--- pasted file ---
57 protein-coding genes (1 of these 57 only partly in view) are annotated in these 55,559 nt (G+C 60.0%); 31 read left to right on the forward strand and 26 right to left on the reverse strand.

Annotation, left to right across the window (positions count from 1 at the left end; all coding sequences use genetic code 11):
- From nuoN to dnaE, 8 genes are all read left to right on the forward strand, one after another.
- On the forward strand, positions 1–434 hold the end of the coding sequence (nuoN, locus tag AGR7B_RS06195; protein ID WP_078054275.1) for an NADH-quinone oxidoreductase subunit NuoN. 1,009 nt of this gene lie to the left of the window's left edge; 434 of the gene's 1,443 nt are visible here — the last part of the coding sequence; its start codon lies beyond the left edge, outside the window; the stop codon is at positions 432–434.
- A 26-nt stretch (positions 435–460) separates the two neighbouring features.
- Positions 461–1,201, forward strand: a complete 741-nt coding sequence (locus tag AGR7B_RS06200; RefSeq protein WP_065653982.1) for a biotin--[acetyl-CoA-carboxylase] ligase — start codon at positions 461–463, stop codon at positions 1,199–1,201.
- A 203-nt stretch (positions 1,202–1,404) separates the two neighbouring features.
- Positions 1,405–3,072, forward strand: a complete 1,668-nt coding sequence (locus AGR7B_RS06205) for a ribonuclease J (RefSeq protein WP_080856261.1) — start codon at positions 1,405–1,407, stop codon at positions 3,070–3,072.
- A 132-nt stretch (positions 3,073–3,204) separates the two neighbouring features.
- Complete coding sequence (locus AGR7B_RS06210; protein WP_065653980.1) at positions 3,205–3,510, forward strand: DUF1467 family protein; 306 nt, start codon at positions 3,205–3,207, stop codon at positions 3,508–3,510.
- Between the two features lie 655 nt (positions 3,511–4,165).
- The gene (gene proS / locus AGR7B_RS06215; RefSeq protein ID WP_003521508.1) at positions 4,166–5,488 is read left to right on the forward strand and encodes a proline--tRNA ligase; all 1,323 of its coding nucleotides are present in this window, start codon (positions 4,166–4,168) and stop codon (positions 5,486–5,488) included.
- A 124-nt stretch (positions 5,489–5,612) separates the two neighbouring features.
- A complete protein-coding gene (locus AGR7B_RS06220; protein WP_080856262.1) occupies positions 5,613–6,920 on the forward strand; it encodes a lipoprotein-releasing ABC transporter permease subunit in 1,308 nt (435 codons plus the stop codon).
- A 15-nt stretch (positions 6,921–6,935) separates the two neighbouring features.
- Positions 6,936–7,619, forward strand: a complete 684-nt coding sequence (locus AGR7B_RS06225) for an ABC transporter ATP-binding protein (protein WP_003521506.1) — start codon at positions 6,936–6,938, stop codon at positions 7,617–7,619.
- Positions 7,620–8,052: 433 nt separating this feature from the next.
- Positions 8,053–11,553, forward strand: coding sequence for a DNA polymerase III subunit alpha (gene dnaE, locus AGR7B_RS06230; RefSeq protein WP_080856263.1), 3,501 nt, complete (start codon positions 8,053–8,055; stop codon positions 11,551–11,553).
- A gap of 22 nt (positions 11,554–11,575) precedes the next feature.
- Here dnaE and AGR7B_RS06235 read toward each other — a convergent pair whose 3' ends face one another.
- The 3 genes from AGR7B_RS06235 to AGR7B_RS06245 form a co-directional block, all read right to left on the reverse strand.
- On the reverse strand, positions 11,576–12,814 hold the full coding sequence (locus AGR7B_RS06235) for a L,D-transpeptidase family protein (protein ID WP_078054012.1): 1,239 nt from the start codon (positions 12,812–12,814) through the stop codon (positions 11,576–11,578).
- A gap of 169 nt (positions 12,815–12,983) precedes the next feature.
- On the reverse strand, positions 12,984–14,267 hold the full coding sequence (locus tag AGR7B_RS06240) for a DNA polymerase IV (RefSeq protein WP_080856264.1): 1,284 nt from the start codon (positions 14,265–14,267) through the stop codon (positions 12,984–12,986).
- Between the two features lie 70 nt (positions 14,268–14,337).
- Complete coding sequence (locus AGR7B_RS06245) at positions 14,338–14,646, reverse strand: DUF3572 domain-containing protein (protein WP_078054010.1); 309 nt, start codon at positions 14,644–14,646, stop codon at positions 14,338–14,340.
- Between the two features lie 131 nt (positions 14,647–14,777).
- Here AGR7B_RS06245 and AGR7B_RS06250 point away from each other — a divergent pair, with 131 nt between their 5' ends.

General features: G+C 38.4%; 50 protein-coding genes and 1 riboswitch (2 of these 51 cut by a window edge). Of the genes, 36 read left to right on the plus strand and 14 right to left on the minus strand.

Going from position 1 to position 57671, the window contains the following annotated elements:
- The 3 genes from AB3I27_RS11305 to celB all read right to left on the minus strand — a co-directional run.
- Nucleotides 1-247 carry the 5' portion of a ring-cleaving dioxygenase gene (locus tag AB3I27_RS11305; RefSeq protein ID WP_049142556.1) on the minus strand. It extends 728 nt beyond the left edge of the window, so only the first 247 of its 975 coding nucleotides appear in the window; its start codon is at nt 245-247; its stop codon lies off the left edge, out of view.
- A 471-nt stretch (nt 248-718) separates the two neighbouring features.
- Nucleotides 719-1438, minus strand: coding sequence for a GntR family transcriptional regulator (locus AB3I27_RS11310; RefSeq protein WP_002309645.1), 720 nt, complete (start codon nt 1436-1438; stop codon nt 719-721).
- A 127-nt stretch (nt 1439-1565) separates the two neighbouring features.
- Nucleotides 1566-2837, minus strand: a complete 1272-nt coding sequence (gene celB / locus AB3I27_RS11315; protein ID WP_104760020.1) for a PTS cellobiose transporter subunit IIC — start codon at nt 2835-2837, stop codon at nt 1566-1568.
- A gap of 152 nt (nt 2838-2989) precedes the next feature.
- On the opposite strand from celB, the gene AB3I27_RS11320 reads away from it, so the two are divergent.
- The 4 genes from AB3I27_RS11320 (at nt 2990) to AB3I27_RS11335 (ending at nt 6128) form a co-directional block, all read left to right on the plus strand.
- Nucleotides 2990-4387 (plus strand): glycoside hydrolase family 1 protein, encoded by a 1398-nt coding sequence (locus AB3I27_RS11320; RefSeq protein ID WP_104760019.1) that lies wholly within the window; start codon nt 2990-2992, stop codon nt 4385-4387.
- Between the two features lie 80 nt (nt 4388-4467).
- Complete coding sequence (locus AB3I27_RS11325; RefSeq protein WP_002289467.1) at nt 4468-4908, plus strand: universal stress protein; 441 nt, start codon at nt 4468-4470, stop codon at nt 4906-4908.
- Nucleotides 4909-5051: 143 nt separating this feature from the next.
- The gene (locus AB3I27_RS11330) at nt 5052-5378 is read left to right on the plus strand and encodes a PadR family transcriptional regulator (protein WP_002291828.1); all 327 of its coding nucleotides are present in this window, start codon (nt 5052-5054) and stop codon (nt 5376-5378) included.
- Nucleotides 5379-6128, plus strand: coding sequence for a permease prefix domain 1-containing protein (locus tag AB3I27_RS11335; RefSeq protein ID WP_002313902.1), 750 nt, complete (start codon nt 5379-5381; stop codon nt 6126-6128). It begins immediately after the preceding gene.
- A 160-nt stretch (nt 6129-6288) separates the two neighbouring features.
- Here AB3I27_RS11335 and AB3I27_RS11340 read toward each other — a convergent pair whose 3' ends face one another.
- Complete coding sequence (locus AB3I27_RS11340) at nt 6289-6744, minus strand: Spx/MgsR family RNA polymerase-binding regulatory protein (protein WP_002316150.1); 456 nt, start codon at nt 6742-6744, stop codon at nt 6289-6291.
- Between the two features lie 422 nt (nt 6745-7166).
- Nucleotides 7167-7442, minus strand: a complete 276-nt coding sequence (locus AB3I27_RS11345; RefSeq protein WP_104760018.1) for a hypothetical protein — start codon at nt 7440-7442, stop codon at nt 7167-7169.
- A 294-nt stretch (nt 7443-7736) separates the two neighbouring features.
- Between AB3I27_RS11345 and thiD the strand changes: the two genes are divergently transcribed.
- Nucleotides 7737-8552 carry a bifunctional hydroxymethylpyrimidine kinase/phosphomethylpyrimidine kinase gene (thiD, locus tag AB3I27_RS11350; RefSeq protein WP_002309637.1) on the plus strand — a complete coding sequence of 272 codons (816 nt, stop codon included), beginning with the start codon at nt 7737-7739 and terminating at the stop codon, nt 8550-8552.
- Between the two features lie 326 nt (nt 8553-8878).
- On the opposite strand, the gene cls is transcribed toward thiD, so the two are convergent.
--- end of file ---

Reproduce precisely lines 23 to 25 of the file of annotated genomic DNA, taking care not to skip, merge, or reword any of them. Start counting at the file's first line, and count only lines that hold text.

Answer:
- A gap of 169 nt (positions 12,815–12,983) precedes the next feature.
- On the reverse strand, positions 12,984–14,267 hold the full coding sequence (locus tag AGR7B_RS06240) for a DNA polymerase IV (RefSeq protein WP_080856264.1): 1,284 nt from the start codon (positions 14,265–14,267) through the stop codon (positions 12,984–12,986).
- Between the two features lie 70 nt (positions 14,268–14,337).